Gender

 

   Males

4 (14%)

   Females

25 (86%)

Grading

 

   G1

1 (3%)

   G2

13 (45%)

   G3

8 (28%)

   Unknown

7 (24.1%)

Performance status (ECOG)

 

   0

20 (71%)

   1

7 (25%)

   2

1 (4%)

Concomitant Pathologies

15 (52%)

Clinical staging

 

T1N1

1 (3%)

T1N3

1 (3%)

T2N0

8 (28%)

T2N1

4 (14%)

T3N0

1 (3%)

T3N1

6 (21%)

T4N0

3 (10%)

T4N1

1 (3%)

T4N2

1 (3%)

T4N3

3 (10%)

Tumor location

 

Anal canal

20 (71%)

Anal canal + anal margin

8 (28%)

Anal margin

1 (3%)

Treatment Response

Two months after the end of chemoradiotherapy, in 27 out of 29 patients (93.1%; 95% CI: 78% - 98%) CR was documented, while in two patients a stable disease (SD) was reported. One of them presented CR at subsequent tumor assessment, 3 months later and the other progressed after few months. Two patients were diverted pre-treatment due to local disease extension and one of them underwent successful reversal after nine months from the end of RT; in the remaining one, persistent anal sphincter incontinence was observed. During treatment in one case colostomy was considered due to sub-occlusion determined by treatment-related congestive tumour response. After chemoradiotherapy two patients underwent abdominal perineal resection for local disease persistence, but in one case no residual tumour was documented in the surgical specimen. The rate of colostomy was 14%. The 1-year and the estimated 7-year colostomy-free survival were 85.9% (C.I. 73.1% - 98.7%). Over time three patients with CR, exhibited systemic relapse at 4 and 34 months. One patient died and the other is still alive at 19 months since evidence of relapse. After a median follow up of 42 months (range: 4-81), 25 patients are still alive without relapse, 1 patient is alive with relapse and 3 patients died due to PD. The estimated 3, 5 and 7-year DFS were 83.4% (C.I. 68.3%-98.5%) and the estimated 3-year OS was 92.3 (range 82%-100%) and 5 and 7-year OS were 85.7% (C.I. 70% - 100%) (Figure 1; Figure 2).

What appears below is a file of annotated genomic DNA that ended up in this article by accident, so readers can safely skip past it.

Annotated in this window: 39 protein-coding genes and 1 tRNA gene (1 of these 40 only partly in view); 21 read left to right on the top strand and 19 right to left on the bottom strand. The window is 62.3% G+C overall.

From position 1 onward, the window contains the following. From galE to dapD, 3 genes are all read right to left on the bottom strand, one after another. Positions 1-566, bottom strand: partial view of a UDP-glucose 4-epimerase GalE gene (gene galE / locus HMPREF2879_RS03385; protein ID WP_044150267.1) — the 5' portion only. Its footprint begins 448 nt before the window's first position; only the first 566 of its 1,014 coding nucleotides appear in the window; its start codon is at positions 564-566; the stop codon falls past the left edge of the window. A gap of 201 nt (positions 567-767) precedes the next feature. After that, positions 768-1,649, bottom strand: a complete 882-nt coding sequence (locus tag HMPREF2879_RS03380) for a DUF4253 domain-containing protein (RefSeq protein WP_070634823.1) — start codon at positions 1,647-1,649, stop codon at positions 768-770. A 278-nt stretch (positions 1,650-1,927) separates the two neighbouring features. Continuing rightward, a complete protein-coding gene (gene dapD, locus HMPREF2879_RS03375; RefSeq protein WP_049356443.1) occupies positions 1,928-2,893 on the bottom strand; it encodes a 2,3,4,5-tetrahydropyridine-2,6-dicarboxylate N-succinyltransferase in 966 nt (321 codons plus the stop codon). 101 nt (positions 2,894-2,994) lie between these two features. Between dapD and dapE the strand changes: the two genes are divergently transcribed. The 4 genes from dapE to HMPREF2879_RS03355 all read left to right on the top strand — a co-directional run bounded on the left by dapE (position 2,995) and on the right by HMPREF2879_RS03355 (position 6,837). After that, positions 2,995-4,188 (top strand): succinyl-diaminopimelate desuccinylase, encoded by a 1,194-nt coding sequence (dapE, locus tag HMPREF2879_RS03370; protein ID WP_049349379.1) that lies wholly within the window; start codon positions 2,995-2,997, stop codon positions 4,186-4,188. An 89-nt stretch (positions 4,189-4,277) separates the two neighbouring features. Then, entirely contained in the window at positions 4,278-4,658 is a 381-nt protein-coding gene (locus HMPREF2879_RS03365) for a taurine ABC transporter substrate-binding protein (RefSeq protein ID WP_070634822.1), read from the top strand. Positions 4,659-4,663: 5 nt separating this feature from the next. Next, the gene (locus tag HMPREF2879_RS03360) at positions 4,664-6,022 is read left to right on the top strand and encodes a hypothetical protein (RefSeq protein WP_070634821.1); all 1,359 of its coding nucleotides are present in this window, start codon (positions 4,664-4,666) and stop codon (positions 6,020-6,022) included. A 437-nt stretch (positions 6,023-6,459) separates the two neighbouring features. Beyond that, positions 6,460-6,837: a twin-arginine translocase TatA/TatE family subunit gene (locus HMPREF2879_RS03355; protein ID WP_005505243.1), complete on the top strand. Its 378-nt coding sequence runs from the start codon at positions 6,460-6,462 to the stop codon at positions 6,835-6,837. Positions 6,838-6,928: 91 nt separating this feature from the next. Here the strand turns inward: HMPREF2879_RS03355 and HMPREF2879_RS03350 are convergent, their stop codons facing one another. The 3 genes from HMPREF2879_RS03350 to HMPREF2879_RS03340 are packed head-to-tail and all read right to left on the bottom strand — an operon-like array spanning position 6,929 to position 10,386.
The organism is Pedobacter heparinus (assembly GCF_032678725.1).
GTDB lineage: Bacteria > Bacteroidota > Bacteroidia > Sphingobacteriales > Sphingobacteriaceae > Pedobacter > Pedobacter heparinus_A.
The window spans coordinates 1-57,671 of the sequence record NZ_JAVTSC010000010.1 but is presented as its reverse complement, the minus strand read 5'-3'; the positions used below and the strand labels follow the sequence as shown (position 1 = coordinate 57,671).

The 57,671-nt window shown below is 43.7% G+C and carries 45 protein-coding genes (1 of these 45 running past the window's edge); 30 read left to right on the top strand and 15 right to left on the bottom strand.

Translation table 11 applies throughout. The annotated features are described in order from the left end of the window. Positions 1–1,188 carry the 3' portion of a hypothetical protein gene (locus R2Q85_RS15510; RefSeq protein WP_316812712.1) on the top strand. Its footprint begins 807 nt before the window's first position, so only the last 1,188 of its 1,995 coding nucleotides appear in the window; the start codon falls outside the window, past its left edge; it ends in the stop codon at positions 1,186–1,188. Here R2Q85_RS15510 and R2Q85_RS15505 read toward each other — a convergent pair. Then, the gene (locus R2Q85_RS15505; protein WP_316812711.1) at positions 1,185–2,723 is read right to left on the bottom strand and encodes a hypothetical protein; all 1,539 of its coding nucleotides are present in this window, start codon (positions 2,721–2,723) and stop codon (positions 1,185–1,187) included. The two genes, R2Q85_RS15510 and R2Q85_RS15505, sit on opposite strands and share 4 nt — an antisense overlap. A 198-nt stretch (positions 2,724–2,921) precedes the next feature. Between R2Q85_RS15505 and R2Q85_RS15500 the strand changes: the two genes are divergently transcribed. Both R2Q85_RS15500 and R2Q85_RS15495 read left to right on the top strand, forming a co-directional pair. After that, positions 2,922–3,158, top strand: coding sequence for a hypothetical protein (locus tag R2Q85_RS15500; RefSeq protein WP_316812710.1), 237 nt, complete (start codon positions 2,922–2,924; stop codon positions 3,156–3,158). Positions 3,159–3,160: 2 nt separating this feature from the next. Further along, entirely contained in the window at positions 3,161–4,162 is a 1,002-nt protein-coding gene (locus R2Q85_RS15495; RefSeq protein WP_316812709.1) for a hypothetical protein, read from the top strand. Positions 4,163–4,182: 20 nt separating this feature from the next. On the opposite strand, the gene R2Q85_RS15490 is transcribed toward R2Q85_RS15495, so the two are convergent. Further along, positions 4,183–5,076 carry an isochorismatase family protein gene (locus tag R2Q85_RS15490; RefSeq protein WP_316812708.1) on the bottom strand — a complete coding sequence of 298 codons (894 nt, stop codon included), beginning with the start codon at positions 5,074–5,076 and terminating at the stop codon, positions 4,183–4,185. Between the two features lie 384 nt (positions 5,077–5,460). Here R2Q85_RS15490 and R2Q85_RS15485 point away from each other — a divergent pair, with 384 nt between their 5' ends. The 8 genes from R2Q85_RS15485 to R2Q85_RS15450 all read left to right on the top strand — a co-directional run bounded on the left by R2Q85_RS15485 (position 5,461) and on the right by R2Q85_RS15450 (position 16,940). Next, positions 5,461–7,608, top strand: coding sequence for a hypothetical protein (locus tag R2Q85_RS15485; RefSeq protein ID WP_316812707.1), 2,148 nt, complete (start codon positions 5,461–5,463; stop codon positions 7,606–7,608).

Figure 1

3- 5- and 7-years Disease-Free Survival.

Figure 2

3- 5- and 7-years Overall Survival.

DFS for patients who underwent a colostomy without evidence of disease, was censored at the date of colostomy.

Delivered Treatment and Toxicity

During treatment 14 patients discontinued chemoradiotherapy due to RT side effects, which lasted with as median 9 days (range 1-39) (Table 2). No chemotherapy delay more than 3 weeks was observed. At the 2nd month, 11 patients reported toxicities mostly related to RT; two events were classified as G3-G4 (1 proctitis and 1 rectal bleeding). Concerning chemotherapy a total of 98 cycles were administered: FU was given in 97, while C was given in 94. (Table 3) FU and C were given together in 93 courses and in 62 without delays/modifications; in 4 cases and 1, FU and C were given as single agent, respectively. All patients received at least 2 cycles of C: 5 patients (17.2%) received two cycles, 12 patients (41.4%) three and 12 patients (41.4%) four cycles. The rate of patients who performed 4 cycles was 21.4% among T1/T2; 57.1% among T3 and 62.5% among T4 stage. In 70 cycles out of 94 (74.5%) CT full dose-intensity was administered.